Sunday, October 28, 2012

Halloween Special: The Giant Ugly Creature Double Feature


            I know I should be working on my top 10 for the Sixties but Cthulhu makes it impossible to work during this time.  Every October he gets antsy, he whines, he rattles his cage, he urges me to sacrifice my dog, and it really slows my work process.  The only way I can survive October is if I watch things that just do not require me to think. So thank the Great Pumpkin for monster movies because they are just as fun to write about as they are to watch.


Them!
            The “them” in the Fifties monster movie classic Them! are giant ants.  Terrible grammar aside, Them! is arguably one of the better monster movies of its time.  I think it was because the producers were ashamed of the giant ant robots they paid for because they are never seen in the first act. Them! actually begins as a very thrilling murder mystery.  In fact, the mystery itself is so suspenseful that the film could have worked without the ants, but serial killers are not as cool as giant ants.
            The reason why this switch from mystery to sci-fi works so well in Them! is what was missing in Cowboy & Aliens, it provides focus. Unlike Cowboy & Aliens, which juggled between two different genres until it looked like two mediocre films stitched together, the use of genre in Them! is structured around the ants.  The mystery set up provides suspense and presence of the giant ants, similarly to Mrs. Bates in Psycho, and when they are revealed the film just explodes. The film just refuses to lose momentum, there is fire, ant guts, they even sink a friggin ship! This movie is pure silly fun, but more importantly it shows that even a silly idea can work if structured carefully... most of the time.

Night of the Lepus
            Lepus is the Latin word for hare, as in bunny.  Night of the Lepus is about giant killer rabbits terrorizing Middle America, and it is not a comedy.  Now if there is one thing the world of cinema has taught anyone, it is that anything can be terrifying, bunnies are the exception. Yet the worst part is not the embarrassing concept of man-eating bunnies but how it is executed.
            The filmmakers could have easily made the man-eating bunny film into a comedy, but no, they had to make into a serious realistic drama. Such realism created by having real bunnies hopping around in tiny replicas of the set, and it is adorable. Now I do not want to be subjective, but there is nothing in this world that is cuter than dozens of bunnies that are the size of bears, how am I suppose to be afraid of them? For all I know this movie is a huge conspiracy. I never see any rabbits eat people, what I did see is footage of a guy in bunny costume beating the tar out people, was he the true killer?  Yes! Night of the Lepus is actually about a serial killer taking advantage of massive bunny outbreak and the government is covering it up. What I’m trying to say is that I fell in love with the bunnies and the ending made me cry a little bit.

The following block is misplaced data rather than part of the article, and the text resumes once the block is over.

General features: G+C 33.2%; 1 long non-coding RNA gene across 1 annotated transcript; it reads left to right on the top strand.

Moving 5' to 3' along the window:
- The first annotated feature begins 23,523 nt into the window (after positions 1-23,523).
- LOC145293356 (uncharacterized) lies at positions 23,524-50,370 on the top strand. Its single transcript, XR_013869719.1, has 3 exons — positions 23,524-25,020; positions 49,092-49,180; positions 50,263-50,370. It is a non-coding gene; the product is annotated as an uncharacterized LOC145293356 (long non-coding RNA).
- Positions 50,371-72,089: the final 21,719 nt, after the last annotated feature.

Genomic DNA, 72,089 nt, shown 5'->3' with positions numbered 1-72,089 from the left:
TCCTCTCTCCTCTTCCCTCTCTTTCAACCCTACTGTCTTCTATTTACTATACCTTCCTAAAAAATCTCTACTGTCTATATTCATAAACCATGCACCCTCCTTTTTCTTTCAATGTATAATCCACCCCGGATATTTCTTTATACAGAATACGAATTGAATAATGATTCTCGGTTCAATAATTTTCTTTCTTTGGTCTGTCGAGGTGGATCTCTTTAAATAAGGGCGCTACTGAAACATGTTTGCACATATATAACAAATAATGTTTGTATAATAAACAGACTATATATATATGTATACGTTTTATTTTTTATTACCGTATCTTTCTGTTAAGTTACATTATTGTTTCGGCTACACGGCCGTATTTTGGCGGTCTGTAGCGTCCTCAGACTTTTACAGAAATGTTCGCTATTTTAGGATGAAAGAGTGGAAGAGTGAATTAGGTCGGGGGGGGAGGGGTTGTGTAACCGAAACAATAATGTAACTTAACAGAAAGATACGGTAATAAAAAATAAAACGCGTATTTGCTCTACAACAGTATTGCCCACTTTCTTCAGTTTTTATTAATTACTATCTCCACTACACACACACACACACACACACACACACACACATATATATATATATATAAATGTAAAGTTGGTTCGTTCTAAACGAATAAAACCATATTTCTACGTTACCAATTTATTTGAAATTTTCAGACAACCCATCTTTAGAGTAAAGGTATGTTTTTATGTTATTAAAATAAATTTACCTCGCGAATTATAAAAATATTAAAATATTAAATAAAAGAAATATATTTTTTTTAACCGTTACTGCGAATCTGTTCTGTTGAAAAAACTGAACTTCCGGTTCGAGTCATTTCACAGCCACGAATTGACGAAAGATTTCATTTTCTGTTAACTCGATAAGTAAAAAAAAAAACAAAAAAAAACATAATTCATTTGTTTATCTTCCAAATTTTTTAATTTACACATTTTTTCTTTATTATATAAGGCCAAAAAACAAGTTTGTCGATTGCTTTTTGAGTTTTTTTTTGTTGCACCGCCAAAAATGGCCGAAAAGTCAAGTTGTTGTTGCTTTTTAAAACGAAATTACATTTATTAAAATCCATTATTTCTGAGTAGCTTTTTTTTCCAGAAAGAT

Like Plan 9 from Outer Space, the beauty of Night of the Lepus comes from how absolutely incompetent it is as a production. During the yearlong process of creating Night of the Lepus, from writing the script to printing the film, nobody thought that this was an awful idea.  If you are not sensitive to anything that looks like animal abuse (everything is fake but the shrieks are disturbing) then this film is a blast to watch.

            Monsters movies are cool, no exceptions.  Sure, they are nothing more than cinematic carnival spook houses, but they are just so charming.  Even the awful ones are so crazy that they transcend its faults and become delicious cheese.  Besides, it is not like art filmmakers have the cojones to put giant killers bunnies or ants in their works.

2 comments:

  1. Maybe if you just stare Cthulu down, he wont bother you so much. ;)

    ReplyDelete